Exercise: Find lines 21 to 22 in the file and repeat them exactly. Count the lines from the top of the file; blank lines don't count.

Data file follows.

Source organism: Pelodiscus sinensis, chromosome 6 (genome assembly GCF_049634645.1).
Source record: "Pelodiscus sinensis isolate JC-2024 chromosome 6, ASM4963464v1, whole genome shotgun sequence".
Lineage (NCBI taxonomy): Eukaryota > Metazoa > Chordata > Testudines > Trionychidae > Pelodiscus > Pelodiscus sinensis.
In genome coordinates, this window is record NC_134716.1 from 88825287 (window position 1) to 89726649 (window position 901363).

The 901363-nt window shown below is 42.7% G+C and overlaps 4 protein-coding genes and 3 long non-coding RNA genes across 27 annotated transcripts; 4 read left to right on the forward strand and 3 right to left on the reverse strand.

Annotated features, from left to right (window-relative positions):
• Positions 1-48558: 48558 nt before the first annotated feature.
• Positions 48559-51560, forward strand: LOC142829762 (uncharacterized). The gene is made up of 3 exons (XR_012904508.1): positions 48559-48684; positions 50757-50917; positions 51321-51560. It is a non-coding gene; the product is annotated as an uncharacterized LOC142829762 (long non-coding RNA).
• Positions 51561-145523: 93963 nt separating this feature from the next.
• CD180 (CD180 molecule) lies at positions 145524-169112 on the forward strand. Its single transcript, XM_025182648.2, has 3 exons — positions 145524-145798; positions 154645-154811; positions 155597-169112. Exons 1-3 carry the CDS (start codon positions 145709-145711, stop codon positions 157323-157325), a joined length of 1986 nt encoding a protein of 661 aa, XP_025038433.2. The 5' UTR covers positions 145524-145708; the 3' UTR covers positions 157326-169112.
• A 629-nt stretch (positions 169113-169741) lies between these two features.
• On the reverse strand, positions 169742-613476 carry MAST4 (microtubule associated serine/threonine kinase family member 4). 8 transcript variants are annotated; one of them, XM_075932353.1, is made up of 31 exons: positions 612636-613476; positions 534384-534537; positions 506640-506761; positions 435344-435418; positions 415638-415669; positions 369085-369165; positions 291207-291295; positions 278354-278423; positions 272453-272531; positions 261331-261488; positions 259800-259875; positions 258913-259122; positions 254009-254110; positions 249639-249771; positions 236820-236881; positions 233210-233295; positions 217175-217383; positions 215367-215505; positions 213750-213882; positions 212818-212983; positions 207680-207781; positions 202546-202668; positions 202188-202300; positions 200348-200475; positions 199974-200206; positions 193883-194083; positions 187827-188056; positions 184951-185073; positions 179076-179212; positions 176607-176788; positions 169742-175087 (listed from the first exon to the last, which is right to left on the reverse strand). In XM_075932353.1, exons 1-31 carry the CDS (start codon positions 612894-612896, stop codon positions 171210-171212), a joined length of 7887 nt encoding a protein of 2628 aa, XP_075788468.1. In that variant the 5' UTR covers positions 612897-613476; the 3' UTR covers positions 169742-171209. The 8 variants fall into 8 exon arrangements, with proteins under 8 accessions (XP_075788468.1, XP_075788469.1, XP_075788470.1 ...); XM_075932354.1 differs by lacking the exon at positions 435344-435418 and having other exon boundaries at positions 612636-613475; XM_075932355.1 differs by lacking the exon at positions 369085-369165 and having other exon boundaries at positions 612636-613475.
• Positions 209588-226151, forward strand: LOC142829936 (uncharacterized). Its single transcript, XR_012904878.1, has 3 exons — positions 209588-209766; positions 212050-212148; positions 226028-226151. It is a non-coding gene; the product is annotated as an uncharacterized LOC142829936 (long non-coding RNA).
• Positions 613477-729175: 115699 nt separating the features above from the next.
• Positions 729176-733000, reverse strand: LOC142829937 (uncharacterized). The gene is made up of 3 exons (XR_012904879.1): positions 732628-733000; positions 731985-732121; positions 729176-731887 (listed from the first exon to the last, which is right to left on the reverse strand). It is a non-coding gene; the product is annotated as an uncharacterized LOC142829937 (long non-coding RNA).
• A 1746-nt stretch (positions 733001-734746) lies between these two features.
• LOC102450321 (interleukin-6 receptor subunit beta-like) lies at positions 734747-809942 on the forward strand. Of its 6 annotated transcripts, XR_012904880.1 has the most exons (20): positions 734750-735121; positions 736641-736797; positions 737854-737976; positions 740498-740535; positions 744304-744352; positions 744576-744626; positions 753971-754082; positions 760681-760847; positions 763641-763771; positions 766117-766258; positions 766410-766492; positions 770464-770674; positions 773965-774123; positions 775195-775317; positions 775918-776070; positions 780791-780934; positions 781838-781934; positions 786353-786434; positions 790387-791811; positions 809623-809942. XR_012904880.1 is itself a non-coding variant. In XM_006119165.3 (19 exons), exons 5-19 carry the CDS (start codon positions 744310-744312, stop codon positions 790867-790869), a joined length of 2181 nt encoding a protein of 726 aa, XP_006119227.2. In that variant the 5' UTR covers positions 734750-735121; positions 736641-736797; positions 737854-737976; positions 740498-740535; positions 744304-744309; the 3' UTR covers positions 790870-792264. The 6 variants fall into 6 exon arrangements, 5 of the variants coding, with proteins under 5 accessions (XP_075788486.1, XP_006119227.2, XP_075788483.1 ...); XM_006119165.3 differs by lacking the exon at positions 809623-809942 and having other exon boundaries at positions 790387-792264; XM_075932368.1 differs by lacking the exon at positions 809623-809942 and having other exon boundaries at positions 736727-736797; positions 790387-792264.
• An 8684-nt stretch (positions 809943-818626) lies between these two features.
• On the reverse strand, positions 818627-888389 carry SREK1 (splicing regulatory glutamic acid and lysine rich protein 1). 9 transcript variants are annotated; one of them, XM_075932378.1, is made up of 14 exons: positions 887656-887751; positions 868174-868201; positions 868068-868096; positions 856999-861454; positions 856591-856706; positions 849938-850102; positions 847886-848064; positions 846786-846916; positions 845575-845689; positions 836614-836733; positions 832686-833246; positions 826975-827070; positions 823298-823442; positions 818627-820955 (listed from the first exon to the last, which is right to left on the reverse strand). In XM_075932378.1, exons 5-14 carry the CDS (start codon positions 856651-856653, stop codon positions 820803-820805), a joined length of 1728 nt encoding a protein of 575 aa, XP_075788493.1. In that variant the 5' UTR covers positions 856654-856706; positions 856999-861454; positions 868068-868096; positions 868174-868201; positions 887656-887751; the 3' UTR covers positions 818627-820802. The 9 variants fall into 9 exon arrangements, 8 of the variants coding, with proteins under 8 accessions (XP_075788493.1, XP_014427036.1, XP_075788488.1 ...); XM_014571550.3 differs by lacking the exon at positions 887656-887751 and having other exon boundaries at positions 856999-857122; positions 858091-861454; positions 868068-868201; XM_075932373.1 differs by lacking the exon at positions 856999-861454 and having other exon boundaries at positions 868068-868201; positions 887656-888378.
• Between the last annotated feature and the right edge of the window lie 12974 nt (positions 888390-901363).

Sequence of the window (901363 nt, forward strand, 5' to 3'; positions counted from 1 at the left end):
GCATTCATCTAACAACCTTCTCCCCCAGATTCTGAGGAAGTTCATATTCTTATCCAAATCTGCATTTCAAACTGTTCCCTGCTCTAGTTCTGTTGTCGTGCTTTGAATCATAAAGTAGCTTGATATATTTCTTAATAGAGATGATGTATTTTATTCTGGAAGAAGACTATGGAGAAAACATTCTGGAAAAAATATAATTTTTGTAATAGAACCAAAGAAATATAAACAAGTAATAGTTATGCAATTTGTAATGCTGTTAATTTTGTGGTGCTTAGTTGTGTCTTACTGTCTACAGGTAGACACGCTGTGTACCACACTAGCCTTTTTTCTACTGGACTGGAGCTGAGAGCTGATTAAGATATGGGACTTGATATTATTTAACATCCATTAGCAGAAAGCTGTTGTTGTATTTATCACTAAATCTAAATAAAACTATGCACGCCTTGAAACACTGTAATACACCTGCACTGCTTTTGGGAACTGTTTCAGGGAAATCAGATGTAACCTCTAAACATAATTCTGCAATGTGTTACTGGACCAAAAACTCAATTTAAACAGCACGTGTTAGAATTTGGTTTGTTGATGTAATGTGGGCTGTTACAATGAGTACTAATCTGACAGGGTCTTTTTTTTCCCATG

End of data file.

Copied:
Sequence of the window (901363 nt, forward strand, 5' to 3'; positions counted from 1 at the left end):
GCATTCATCTAACAACCTTCTCCCCCAGATTCTGAGGAAGTTCATATTCTTATCCAAATCTGCATTTCAAACTGTTCCCTGCTCTAGTTCTGTTGTCGTGCTTTGAATCATAAAGTAGCTTGATATATTTCTTAATAGAGATGATGTATTTTATTCTGGAAGAAGACTATGGAGAAAACATTCTGGAAAAAATATAATTTTTGTAATAGAACCAAAGAAATATAAACAAGTAATAGTTATGCAATTTGTAATGCTGTTAATTTTGTGGTGCTTAGTTGTGTCTTACTGTCTACAGGTAGACACGCTGTGTACCACACTAGCCTTTTTTCTACTGGACTGGAGCTGAGAGCTGATTAAGATATGGGACTTGATATTATTTAACATCCATTAGCAGAAAGCTGTTGTTGTATTTATCACTAAATCTAAATAAAACTATGCACGCCTTGAAACACTGTAATACACCTGCACTGCTTTTGGGAACTGTTTCAGGGAAATCAGATGTAACCTCTAAACATAATTCTGCAATGTGTTACTGGACCAAAAACTCAATTTAAACAGCACGTGTTAGAATTTGGTTTGTTGATGTAATGTGGGCTGTTACAATGAGTACTAATCTGACAGGGTCTTTTTTTTCCCATG